Identifying anomalous radio sources in the EMU Pilot Survey using a complexity-based approach

Gary Segal, David Parkinson, Ray Norris, Andrew M. Hopkins, Heinz Andernach, Emma L. Alexander, Ettore Carretti, Bärbel S. Koribalski, Letjatji S. Legodi, Sarah Leslie, Yan Luo, Jonathon C. S. Pierce, Hongming Tang, Eleni Vardoulaki, Tessa Vernstrom

Submitted on 29 June 2022


The Evolutionary Map of the Universe (EMU) large-area radio continuum survey will detect tens of millions of radio galaxies, giving an opportunity for the detection of previously unknown classes of objects. To maximise the scientific value and make new discoveries, the analysis of this data will need to go beyond simple visual inspection. We propose the coarse-grained complexity, a simple scalar quantity relating to the minimum description length of an image, that can be used to identify images that contain complex and unusual structures. The complexity can be computed without reference to the ensemble or existing catalogue data, making the computation efficient on surveys at very large scales (such as the full EMU survey). We apply our coarse-grained complexity measure to data from the EMU Pilot Survey to detect and confirm anomalous objects in this data set and produce an anomaly catalogue. Rather than work with existing catalogue data using a specific source detection algorithm, we perform a blind scan of the area, computing the complexity using a sliding square aperture. The effectiveness of the complexity measure for identifying anomalous objects is evaluated using crowd-sourced labels generated via the platform. We find that the complexity scan captures unusual sources, such as odd radio circles, in the high-value tail of the complexity distribution. We use this distribution to produce catalogues of the 5%, 1% and 0.5% most complex frames with the largest catalogue estimated to be 86% complete and the smallest catalogue 94% pure.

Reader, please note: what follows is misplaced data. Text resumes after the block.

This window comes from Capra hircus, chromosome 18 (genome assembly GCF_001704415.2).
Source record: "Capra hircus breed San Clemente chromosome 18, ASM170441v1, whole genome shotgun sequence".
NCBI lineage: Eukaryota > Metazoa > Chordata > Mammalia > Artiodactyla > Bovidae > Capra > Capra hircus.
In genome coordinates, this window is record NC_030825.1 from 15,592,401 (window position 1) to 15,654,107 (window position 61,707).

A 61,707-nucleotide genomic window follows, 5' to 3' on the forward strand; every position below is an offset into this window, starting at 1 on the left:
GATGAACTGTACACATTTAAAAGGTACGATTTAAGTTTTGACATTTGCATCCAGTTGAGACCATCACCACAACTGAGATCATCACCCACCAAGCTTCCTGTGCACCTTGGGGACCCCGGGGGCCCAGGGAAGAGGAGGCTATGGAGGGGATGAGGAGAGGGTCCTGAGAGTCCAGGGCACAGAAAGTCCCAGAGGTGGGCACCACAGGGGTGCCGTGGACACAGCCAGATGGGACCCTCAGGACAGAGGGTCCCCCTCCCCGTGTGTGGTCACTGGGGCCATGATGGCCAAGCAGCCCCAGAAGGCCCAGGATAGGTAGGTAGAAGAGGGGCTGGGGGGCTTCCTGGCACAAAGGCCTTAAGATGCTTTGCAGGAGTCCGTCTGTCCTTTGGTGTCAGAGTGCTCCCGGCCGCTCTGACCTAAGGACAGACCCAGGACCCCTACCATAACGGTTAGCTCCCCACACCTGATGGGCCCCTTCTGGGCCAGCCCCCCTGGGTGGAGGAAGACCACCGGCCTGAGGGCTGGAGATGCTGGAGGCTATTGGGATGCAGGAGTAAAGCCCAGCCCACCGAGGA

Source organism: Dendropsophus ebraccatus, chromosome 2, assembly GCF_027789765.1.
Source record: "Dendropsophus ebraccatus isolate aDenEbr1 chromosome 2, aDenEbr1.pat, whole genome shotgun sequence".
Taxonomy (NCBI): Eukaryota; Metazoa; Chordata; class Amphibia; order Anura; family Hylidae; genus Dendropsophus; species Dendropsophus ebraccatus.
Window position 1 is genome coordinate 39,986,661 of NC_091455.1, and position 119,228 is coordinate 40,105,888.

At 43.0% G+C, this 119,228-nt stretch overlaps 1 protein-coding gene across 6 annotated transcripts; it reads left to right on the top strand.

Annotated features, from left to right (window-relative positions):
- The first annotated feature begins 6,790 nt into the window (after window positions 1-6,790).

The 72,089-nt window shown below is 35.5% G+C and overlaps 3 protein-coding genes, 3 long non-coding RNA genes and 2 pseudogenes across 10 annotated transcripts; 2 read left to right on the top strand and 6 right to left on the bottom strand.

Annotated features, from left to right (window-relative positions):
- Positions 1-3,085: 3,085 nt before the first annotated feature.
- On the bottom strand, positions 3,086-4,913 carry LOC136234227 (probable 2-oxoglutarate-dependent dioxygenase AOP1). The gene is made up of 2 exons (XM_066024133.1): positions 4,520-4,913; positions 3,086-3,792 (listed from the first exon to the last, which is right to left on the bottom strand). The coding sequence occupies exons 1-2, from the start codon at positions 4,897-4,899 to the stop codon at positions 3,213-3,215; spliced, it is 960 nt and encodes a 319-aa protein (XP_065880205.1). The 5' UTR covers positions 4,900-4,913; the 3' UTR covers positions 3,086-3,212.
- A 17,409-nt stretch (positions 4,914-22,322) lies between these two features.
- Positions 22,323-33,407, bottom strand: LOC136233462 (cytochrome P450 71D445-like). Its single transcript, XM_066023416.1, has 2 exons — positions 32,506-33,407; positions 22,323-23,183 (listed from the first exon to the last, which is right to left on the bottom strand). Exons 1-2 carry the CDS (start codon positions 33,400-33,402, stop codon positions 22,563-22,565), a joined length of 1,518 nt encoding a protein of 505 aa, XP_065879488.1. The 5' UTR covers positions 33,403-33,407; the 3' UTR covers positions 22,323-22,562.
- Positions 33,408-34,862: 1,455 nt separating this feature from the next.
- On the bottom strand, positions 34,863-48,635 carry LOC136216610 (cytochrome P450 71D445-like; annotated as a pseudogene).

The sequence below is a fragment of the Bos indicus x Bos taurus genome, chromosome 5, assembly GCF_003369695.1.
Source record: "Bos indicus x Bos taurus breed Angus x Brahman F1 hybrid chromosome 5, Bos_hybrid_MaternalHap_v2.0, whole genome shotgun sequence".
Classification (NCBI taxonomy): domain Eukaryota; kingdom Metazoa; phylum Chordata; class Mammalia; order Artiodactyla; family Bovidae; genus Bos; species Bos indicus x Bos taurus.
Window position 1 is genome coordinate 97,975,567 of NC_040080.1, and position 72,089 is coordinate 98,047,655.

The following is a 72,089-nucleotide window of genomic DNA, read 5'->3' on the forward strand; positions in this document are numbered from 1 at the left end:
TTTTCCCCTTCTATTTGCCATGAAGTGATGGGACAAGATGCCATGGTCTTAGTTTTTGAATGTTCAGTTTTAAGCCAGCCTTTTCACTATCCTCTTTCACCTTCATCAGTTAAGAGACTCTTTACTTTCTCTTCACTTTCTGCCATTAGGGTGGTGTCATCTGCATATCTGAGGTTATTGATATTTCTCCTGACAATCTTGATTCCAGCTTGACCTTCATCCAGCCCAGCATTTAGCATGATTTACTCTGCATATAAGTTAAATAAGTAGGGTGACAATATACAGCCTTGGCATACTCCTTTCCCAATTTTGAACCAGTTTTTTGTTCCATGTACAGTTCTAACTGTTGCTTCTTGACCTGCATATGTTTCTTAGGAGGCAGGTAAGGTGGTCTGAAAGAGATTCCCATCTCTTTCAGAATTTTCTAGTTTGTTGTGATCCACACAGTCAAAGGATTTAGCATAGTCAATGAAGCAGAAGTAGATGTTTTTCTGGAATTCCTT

Comment: 19 pages, 14 figures. The EMU Pilot Survey anomaly catalogues are available on direct request from the first author

Subjects: Astrophysics - Instrumentation and Methods for Astrophysics; Astrophysics - Astrophysics of Galaxies